What Is a Rain Garden?
A rain garden is much like a regular flower garden, except that mainly native plants which can tolerate wetter soil conditions are used. The deeper root systems of native plants allow storm water runoff to penetrate the soil more efficiently.
This reduces runoff and the associated nonpoint source water pollution that is often dumped into waterways.
Native plants are a much more valuable food source for birds and other wildlife. Rain gardens should not hold water for more than 24 hours, to prevent the reproduction of mosquitoes.
Helping Improve Water Quality
Rain gardens, bio-retention basins, and cisterns at Wildcat Glades Conservation & Audubon Center demonstrate strategies that protect Silver and Shoal Creeks, the primary water source for the City of Joplin. Our facility contains structures that capture water from the roof, roads, and parking areas. They filter sediment and pollutants in addition to providing habitats for wildlife.
TogetherGreen, a collaborative effort between Audubon and Toyota, engaged 200 people in conservation action and rain garden workshops. Attendees received plants to start their own rain gardens and learned about the benefits of using native plants. This effort aligned with our Operation Backyard Recovery launched after the 2011 tornado that reduced much of Joplin to a blank slate with the loss of homes, businesses and habitats. Many workshop participants had lost homes in the disaster. Audubon also reached out to other Joplin not-for-profit groups. With the help of volunteers, seven rain gardens were built to serve as community models.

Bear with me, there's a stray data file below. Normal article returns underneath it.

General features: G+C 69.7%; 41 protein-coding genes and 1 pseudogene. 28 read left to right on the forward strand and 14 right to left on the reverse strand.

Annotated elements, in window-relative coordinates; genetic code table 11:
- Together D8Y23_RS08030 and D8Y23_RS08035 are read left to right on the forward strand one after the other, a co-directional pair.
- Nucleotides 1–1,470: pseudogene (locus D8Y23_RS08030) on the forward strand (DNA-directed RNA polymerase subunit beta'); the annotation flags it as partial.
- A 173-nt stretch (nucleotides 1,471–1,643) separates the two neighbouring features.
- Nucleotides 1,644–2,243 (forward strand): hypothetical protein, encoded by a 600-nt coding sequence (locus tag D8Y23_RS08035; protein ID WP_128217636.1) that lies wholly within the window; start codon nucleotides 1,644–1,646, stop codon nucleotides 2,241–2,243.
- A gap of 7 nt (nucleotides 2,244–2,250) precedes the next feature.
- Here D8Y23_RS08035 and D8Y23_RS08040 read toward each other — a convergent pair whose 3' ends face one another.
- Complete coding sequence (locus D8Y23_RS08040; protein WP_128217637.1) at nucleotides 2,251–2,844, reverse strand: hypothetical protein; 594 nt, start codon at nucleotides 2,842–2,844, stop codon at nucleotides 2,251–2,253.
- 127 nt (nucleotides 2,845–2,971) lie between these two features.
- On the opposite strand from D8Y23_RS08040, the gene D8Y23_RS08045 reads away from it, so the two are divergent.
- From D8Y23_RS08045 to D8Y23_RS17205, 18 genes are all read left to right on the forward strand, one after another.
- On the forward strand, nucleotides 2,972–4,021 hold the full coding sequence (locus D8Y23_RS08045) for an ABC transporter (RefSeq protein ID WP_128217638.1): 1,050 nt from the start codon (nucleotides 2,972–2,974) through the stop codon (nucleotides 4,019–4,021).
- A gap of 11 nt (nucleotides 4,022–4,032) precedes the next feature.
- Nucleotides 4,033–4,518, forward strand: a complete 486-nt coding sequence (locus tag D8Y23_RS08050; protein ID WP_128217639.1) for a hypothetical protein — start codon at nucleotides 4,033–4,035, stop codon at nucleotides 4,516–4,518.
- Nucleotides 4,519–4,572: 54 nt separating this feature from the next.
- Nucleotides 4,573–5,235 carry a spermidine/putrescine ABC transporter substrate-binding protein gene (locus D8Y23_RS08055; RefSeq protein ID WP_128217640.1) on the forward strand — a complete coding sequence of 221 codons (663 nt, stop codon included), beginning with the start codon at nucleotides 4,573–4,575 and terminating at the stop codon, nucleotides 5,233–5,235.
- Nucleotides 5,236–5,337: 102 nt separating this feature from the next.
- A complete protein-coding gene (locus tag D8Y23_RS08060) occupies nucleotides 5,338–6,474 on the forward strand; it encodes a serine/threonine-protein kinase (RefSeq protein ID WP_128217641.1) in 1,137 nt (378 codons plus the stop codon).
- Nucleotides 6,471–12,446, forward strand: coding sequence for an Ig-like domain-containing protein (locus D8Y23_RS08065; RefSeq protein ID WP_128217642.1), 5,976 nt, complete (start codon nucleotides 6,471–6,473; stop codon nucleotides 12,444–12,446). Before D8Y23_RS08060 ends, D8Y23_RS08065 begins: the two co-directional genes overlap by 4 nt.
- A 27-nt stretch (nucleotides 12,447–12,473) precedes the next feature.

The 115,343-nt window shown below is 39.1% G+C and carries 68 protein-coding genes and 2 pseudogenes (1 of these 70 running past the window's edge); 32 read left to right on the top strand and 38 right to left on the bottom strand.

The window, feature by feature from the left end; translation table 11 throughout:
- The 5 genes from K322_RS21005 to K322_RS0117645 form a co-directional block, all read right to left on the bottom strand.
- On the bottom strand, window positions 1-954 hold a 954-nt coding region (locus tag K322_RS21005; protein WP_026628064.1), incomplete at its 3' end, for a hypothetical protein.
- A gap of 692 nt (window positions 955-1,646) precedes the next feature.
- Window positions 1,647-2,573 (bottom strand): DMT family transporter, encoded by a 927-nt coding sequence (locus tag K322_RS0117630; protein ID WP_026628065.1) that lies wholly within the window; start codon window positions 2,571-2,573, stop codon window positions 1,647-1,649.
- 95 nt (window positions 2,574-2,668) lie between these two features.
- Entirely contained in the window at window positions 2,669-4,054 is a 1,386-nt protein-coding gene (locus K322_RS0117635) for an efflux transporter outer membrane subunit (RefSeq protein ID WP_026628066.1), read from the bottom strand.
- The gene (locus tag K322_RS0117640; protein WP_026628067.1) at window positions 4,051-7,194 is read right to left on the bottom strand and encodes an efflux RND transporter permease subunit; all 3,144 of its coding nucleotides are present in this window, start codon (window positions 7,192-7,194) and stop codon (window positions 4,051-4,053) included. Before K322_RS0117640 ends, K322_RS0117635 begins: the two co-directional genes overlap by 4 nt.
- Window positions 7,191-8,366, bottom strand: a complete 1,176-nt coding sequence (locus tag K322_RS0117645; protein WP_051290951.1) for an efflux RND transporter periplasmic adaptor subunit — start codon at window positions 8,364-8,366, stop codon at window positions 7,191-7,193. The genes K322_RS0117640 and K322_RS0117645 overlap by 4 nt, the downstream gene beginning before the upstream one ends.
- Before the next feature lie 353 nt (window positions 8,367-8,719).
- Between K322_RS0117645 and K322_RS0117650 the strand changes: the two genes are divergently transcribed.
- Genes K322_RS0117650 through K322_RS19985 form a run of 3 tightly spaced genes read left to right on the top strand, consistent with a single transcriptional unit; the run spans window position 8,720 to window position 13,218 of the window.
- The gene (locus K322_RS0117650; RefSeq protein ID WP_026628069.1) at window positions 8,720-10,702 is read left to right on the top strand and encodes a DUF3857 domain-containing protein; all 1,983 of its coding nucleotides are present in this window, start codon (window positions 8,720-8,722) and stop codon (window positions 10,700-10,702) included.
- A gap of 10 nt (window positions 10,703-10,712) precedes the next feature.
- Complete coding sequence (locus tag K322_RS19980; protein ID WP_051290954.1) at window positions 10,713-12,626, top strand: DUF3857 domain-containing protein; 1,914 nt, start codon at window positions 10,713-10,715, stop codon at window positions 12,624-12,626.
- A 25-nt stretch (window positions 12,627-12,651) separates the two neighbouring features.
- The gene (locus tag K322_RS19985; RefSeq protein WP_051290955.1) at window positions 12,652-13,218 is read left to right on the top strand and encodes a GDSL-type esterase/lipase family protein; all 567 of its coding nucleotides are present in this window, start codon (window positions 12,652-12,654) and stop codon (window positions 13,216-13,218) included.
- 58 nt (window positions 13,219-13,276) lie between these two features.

How to Create Your Own Rain Garden
Creating habitat is one conservation action that many people can take to make to help birds and other wildlife. Water is a precious resource for both humans and wildlife, and protecting our water is vitally important. Building rain gardens is one way both of these actions can be combined, and collectively can make a huge difference.
Wildcat Glades created a demonstration rain garden area on site and through grants has assisted 15 sites including schools, government buildings, and non-profit agencies in creating demonstration rain gardens. We continue to encourage individuals, businesses, and others to install rain gardens whenever possible.
Through plant choices and some pruning, they can look as formal or as “wild” as you’d like. They are colorful and require little maintenance! Instead of spending time fertilizing and killing weeds and insect pests, you can relax and enjoy the beauty of nature, right in your very own yard!